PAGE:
function disable_json_api () {

  // Filters for WP-API version 1.x
  add_filter('json_enabled', '__return_false');
  add_filter('json_jsonp_enabled', '__return_false');

  // Filters for WP-API version 2.x
  add_filter('rest_enabled', '__return_false');
  add_filter('rest_jsonp_enabled', '__return_false');

}
add_action( 'after_setup_theme', 'disable_json_api' );

WordPress Emojis

In WordPress 4.2, native support was incorporated into WP core for emojis, which you can think of as a bigger, better version of smileys. Emojis can be a fun addition to certain types of blogs, but if you don't have a need for a thumbs up or a big grinning face on your site, you don't need the internal CSS and calls to JS that come with them.

Source example:

Internal JavaScript

<script type="text/javascript">
window._wpemojiSettings = {"baseUrl":"http://s.w.org/images/core/emoji/72x72/","ext":".png","source":{"concatemoji":"http://127.0.0.1/HRIND/wp-includes/js/wp-emoji-release.min.js?ver=4.2.1"}};
!function(a,b,c){function d(a){var c=b.createElement("canvas"),d=c.getContext&&c.getContext("2d");return d&&d.fillText?(d.textBaseline="top",d.font="600 32px Arial","flag"===a?(d.fillText(String.fromCharCode(55356,56812,55356,56807),0,0),c.toDataURL().length>3e3):(d.fillText(String.fromCharCode(55357,56835),0,0),0!==d.getImageData(16,16,1,1).data[0])):!1}function e(a){var c=b.createElement("script");c.src=a,c.type="text/javascript",b.getElementsByTagName("head")[0].appendChild(c)}var f;c.supports={simple:d("simple"),flag:d("flag")},c.supports.simple&&c.supports.flag||(f=c.source||{},f.concatemoji?e(f.concatemoji):f.wpemoji&&f.twemoji&&(e(f.twemoji),e(f.wpemoji)))}(window,document,window._wpemojiSettings);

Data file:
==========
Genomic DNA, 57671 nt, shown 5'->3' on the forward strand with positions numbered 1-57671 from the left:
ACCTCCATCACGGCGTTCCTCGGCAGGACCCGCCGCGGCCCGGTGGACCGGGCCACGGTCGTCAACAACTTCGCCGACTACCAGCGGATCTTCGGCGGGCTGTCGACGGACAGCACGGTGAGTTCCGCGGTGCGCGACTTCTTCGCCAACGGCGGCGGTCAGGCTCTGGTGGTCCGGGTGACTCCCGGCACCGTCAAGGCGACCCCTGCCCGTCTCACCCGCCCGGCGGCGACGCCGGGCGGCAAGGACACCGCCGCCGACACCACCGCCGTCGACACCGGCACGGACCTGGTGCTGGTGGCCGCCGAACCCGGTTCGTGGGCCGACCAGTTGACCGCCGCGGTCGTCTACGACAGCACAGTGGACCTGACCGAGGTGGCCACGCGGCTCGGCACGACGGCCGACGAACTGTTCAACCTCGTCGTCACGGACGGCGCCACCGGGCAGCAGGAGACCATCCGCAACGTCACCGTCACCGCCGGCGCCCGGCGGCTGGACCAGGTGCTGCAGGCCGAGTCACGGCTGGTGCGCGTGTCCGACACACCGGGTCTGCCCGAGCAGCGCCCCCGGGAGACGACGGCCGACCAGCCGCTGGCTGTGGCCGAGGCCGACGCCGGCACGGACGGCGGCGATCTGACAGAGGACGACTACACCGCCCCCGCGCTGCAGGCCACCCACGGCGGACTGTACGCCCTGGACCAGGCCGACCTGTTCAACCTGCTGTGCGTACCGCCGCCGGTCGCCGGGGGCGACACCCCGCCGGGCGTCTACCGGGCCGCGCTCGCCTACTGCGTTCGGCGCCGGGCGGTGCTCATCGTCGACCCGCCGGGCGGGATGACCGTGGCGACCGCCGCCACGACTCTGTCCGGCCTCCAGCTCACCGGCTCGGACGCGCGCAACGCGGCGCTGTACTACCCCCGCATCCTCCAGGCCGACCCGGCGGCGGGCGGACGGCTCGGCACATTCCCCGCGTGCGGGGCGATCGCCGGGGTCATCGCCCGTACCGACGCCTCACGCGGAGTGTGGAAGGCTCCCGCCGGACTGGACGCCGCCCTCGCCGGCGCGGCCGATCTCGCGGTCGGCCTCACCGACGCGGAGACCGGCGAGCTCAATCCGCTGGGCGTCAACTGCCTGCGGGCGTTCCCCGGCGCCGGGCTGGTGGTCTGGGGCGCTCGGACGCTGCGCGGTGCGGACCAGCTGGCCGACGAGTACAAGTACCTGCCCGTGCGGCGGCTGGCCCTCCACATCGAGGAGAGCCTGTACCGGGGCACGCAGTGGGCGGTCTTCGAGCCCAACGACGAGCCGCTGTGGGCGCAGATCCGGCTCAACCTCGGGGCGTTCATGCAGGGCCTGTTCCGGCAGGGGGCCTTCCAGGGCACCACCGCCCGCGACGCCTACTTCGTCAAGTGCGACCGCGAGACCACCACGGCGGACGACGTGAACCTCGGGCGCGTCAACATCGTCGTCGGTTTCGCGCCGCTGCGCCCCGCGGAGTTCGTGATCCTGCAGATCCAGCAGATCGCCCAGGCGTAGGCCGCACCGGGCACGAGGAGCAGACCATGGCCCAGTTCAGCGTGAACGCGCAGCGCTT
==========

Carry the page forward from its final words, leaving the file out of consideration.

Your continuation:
</script>

Internal CSS

<style type="text/css">
img.wp-smiley,
img.emoji {
    display: inline !important;
    border: none !important;
    box-shadow: none !important;
    height: 1em !important;
    width: 1em !important;
    margin: 0 .07em !important;
    vertical-align: -0.1em !important;
    background: none !important;
    padding: 0 !important;
}
</style>

Removal:

function disable_wp_emojicons() {

  // all actions related to emojis
  remove_action( 'admin_print_styles', 'print_emoji_styles' );
  remove_action( 'wp_head', 'print_emoji_detection_script', 7 );
  remove_action( 'admin_print_scripts', 'print_emoji_detection_script' );
  remove_action( 'wp_print_styles', 'print_emoji_styles' );
  remove_filter( 'wp_mail', 'wp_staticize_emoji_for_email' );
  remove_filter( 'the_content_feed', 'wp_staticize_emoji' );
  remove_filter( 'comment_text_rss', 'wp_staticize_emoji' );

  // filter to remove TinyMCE emojis
  add_filter( 'emoji_svg_url', '__return_false' );

  // filter to remove the DNS prefetch
  add_filter( 'tiny_mce_plugins', 'disable_emojicons_tinymce' );
}
add_action( 'init', 'disable_wp_emojicons' );

// filter to disable TinyMCE emojicons
function disable_emojicons_tinymce( $plugins ) {
  if ( is_array( $plugins ) ) {
    return array_diff( $plugins, array( 'wpemoji' ) );
  } else {
    return array();
  }
}

About matt

Matthew Edward is the founder of Springboard SEO, a usability-first search engine optimization company in Montreal.

  • Chan

    Pretty awesome post. I love WordPress but is significantly slower than other CMS systems. Anyway I can find to enhance performance is always a big plus.

  • David Clark

    Hey Matt, just wondering why you’ve chosen not to remove a lot of the stuff you talked about. You still have shortlink in your source code. Any reason why you haven’t removed it? Does it serve any particular function being in the header?